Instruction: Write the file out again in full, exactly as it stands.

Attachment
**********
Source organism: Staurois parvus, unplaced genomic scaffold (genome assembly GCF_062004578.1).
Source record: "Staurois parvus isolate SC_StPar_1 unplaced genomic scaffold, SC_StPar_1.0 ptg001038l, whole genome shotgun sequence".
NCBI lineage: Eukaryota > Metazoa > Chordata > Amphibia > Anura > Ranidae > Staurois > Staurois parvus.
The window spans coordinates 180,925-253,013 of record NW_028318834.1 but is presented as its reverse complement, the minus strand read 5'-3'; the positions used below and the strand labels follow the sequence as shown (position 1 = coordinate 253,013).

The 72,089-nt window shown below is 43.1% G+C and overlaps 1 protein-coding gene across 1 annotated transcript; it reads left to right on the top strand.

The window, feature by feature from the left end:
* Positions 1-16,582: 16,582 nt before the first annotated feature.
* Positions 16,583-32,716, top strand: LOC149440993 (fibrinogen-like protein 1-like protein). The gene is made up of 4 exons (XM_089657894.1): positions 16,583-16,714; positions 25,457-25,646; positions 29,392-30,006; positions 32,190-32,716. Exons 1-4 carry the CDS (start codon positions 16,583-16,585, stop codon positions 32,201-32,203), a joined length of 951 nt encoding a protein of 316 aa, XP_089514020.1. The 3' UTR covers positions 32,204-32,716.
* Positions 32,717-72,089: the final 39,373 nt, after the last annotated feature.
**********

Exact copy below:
Source organism: Staurois parvus, unplaced genomic scaffold (genome assembly GCF_062004578.1).
Source record: "Staurois parvus isolate SC_StPar_1 unplaced genomic scaffold, SC_StPar_1.0 ptg001038l, whole genome shotgun sequence".
NCBI lineage: Eukaryota > Metazoa > Chordata > Amphibia > Anura > Ranidae > Staurois > Staurois parvus.
The window spans coordinates 180,925-253,013 of record NW_028318834.1 but is presented as its reverse complement, the minus strand read 5'-3'; the positions used below and the strand labels follow the sequence as shown (position 1 = coordinate 253,013).

The 72,089-nt window shown below is 43.1% G+C and overlaps 1 protein-coding gene across 1 annotated transcript; it reads left to right on the top strand.

The window, feature by feature from the left end:
* Positions 1-16,582: 16,582 nt before the first annotated feature.
* Positions 16,583-32,716, top strand: LOC149440993 (fibrinogen-like protein 1-like protein). The gene is made up of 4 exons (XM_089657894.1): positions 16,583-16,714; positions 25,457-25,646; positions 29,392-30,006; positions 32,190-32,716. Exons 1-4 carry the CDS (start codon positions 16,583-16,585, stop codon positions 32,201-32,203), a joined length of 951 nt encoding a protein of 316 aa, XP_089514020.1. The 3' UTR covers positions 32,204-32,716.
* Positions 32,717-72,089: the final 39,373 nt, after the last annotated feature.